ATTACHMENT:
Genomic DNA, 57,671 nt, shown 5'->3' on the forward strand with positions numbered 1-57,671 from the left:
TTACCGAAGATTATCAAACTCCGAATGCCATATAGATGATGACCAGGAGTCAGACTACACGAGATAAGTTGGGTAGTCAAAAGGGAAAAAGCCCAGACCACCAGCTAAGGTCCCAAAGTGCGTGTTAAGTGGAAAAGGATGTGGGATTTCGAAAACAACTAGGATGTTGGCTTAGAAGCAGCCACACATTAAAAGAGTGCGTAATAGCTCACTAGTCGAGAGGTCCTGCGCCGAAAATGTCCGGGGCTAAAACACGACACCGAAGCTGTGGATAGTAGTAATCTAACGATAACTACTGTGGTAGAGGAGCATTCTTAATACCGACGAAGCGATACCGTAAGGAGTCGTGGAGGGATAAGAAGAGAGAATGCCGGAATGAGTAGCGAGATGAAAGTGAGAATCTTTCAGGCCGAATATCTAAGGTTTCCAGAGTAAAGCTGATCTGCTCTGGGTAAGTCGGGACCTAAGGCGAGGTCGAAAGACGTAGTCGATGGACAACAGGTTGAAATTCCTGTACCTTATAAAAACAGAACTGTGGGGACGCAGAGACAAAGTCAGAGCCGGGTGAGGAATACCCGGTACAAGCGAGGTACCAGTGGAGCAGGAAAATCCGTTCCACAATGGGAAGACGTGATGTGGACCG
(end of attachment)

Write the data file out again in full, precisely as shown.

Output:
Genomic DNA, 57,671 nt, shown 5'->3' on the forward strand with positions numbered 1-57,671 from the left:
TTACCGAAGATTATCAAACTCCGAATGCCATATAGATGATGACCAGGAGTCAGACTACACGAGATAAGTTGGGTAGTCAAAAGGGAAAAAGCCCAGACCACCAGCTAAGGTCCCAAAGTGCGTGTTAAGTGGAAAAGGATGTGGGATTTCGAAAACAACTAGGATGTTGGCTTAGAAGCAGCCACACATTAAAAGAGTGCGTAATAGCTCACTAGTCGAGAGGTCCTGCGCCGAAAATGTCCGGGGCTAAAACACGACACCGAAGCTGTGGATAGTAGTAATCTAACGATAACTACTGTGGTAGAGGAGCATTCTTAATACCGACGAAGCGATACCGTAAGGAGTCGTGGAGGGATAAGAAGAGAGAATGCCGGAATGAGTAGCGAGATGAAAGTGAGAATCTTTCAGGCCGAATATCTAAGGTTTCCAGAGTAAAGCTGATCTGCTCTGGGTAAGTCGGGACCTAAGGCGAGGTCGAAAGACGTAGTCGATGGACAACAGGTTGAAATTCCTGTACCTTATAAAAACAGAACTGTGGGGACGCAGAGACAAAGTCAGAGCCGGGTGAGGAATACCCGGTACAAGCGAGGTACCAGTGGAGCAGGAAAATCCGTTCCACAATGGGAAGACGTGATGTGGACCG